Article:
Tag Archives: self defense

Nikkō Ni Sarasa Remasu (Exposed to Sunlight)

10 May

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Nikkō Ni Sarasa Remasu [Exposed to Sunlight]
© 2015 Tyrone Turner
All rights reserved.

 

A lot of folks who study Japanese martial arts are familiar with the Hagakure. Some call it the Book of the Samurai, but the best translation is “Hidden by Leaves.” When I’m teaching martial arts, I don’t want anything to be obscured, so I entitled this short piece Nikkō Ni Sarasa Remasu (Exposed to Sunlight). I don’t want there to be any mysteries here. This piece will be written in the style of the Hagakure.

This is specifically for those who want the “quick and dirty” on practical personal protection.

Below is a quick excerpt from an upcoming white paper that I’m working on.

Please do as Bruce Lee advised: “Absorb what is useful. Discard what is not. Add to it what is uniquely your own.”

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Five Floors of Training

Think of building a house. The foundation is conditioning. Not everyone will become an elite-level athlete, but one must get in decent shape. When one is in good shape, they can better execute specific techniques. The techniques lead to more tactical options that serve to accomplish your objective (strategy). Over time, confidence is gained and the ability to operate under stressful conditions (adrenal response) gives one fudoshin (a warrior’s mindset — grace when under attack)

Five Ranges of a Fight

When violence erupts, it happens in one of five ranges. Going from furthest to closest, they are as follows: projectile; striking; clinching; wrestling; and twisting. One must endeavor to determine which techniques and/or tools are best suited to a given situation. For instance, a head-butt is not the best technique to focus on when your threat is 20 feet away from you.

Five Pillars of Practical Personal Protection

Neophytes tend to spend too much time on learning empty-hand and weapon techniques that they cannot readily use. Those with more training and experience focus on the things that can best keep them safe. Those things are being aware, efficiency, multi-piece striking combinations, less-than-lethal weaponry that is legal to carry, and escaping.

Five Core Physical Principles

After years of trial and error, the learned student discovers that there are five things that allows her to be efficiently effective. One must be relaxed, but not limp. Relaxation creates suppleness and the ability to generate speed. Speed equals power when striking and executing throws. One must keep in perpetual motion as a moving target is hard to hit. Motion may also include feints which helps you to draw your attacker to where you want him so you can better neutralize the threat. A feint is designed to make your attacker predictable. Abruptly changing directions can cause a whiplash effect or centrifugal force thus generating power. Balance disruption allows for you to best control your attacker and to make him lighter for throwing and slower to respond to your offensive. Staying in touch (i.e., “sticking”) to your attacker best enables you to feel his movements whilst disguising your own.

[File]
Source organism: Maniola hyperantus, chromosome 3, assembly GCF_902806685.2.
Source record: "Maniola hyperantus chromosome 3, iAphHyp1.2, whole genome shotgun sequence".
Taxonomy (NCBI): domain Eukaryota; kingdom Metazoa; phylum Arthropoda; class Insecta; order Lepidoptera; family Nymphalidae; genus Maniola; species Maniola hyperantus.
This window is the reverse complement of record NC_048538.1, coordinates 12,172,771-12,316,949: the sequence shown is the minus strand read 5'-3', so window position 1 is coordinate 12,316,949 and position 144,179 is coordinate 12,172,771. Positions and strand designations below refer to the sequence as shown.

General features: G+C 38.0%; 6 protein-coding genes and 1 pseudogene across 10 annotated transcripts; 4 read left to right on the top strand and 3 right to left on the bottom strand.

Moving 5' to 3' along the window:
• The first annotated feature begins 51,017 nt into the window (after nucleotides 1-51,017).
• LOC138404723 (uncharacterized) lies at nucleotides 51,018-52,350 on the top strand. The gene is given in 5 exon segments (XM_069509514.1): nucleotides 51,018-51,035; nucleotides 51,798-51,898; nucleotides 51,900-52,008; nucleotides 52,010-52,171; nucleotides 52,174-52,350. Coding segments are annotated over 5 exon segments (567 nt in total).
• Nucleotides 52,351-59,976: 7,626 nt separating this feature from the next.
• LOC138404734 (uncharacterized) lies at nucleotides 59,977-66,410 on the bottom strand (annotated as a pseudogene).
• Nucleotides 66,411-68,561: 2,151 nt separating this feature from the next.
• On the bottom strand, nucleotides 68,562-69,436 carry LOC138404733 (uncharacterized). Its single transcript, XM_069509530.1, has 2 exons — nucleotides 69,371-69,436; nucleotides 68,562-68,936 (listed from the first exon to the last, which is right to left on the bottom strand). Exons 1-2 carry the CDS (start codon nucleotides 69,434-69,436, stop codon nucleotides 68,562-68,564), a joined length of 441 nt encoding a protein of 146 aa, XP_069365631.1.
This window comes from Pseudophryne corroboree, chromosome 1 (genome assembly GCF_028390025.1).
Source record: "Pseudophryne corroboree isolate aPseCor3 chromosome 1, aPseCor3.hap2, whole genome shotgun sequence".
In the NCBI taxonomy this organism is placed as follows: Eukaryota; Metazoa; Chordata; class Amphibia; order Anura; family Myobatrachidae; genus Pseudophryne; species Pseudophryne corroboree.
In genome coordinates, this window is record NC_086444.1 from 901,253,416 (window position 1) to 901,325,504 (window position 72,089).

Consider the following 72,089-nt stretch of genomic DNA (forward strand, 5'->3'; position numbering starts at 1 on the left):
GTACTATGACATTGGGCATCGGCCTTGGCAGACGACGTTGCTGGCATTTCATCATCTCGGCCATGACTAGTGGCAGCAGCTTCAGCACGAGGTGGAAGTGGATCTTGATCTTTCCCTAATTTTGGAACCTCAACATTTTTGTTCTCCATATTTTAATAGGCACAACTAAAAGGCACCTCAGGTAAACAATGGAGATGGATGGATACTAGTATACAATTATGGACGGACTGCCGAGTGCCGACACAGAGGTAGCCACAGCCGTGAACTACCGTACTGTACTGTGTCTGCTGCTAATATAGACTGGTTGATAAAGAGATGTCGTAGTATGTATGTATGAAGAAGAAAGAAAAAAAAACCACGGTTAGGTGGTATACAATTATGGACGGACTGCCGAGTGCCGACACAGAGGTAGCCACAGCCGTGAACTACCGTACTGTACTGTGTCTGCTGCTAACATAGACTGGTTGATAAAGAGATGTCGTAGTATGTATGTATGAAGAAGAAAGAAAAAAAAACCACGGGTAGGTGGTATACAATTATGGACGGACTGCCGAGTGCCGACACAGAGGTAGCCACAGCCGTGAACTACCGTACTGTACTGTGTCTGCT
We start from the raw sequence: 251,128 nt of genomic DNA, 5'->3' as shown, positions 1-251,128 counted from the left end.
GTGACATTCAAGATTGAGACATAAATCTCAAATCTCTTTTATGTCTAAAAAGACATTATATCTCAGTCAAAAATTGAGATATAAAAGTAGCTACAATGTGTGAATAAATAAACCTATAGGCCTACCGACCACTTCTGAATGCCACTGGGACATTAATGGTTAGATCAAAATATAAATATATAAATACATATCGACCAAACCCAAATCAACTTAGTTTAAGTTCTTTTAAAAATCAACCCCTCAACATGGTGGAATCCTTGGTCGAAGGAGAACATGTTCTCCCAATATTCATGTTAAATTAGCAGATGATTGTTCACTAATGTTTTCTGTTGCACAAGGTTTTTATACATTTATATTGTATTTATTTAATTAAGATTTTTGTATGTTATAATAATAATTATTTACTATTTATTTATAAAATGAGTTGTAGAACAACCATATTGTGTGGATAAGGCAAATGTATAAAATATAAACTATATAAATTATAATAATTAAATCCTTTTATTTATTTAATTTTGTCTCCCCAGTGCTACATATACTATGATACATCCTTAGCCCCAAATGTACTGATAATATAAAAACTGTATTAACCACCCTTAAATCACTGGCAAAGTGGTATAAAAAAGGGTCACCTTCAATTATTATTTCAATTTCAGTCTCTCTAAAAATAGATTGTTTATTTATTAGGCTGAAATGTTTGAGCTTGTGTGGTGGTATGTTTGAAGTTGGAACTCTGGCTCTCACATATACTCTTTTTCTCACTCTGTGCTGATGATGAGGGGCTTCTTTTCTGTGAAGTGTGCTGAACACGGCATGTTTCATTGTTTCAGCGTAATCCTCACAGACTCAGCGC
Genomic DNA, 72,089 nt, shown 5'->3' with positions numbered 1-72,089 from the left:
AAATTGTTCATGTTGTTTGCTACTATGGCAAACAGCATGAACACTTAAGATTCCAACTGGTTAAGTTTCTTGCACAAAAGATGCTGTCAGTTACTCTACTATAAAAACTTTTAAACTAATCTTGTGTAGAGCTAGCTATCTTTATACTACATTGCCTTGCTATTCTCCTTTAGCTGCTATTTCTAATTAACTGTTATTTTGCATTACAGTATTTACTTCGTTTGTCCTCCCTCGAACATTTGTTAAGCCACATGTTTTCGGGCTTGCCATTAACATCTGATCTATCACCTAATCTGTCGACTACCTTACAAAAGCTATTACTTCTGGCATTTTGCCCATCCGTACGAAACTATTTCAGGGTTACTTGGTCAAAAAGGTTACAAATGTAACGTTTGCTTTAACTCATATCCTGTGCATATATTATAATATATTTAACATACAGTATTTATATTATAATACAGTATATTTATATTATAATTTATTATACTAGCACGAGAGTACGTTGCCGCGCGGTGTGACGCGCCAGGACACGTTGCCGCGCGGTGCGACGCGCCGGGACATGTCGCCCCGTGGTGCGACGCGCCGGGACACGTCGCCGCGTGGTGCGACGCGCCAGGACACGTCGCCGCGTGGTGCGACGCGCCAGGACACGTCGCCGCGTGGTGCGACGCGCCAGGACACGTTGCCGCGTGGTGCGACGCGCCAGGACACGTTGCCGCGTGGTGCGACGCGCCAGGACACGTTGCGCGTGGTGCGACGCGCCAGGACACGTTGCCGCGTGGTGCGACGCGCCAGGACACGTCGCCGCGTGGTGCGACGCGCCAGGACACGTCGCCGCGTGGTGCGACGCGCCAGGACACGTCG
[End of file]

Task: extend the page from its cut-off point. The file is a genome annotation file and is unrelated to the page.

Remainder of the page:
Five Hand Strikes

Striking with the knuckles of a clenched fist is not advised. Boxers wrap their hands and wear padded gloves to protect their hands, not their opponent’s face. Open-hand strikes are best for personal protection. Palm strikes, chops, crane head/wrist strikes and heavy-hand slaps are all recommended. Hammer fists are suggested as well being that you are not using the knuckles.

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I hope that you got some value for the time that you spent reading this blog post.

Thank you for your time and attention.

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I’m Still Alive and Kicking

21 Jul

coming attractions

Hey there, folks. I’ve been quiet for nearly two months now. All is well. I’ve been busy at work and tinkering with a few creative projects. One of them is a short story. It may actually evolve into a novel. It is a historical science fiction piece. The story is centered around the Bloody Kansas period of United States history (right before the U.S. Civil War). It has historical fiction with a sci-fi and twist.

Another project I’m working on is a self-protection and at-home fitness book for middle-aged men.

I just wanted to let you know that I’m well and cooking up some new stuff for you.

Be well and I’ll blog something soon.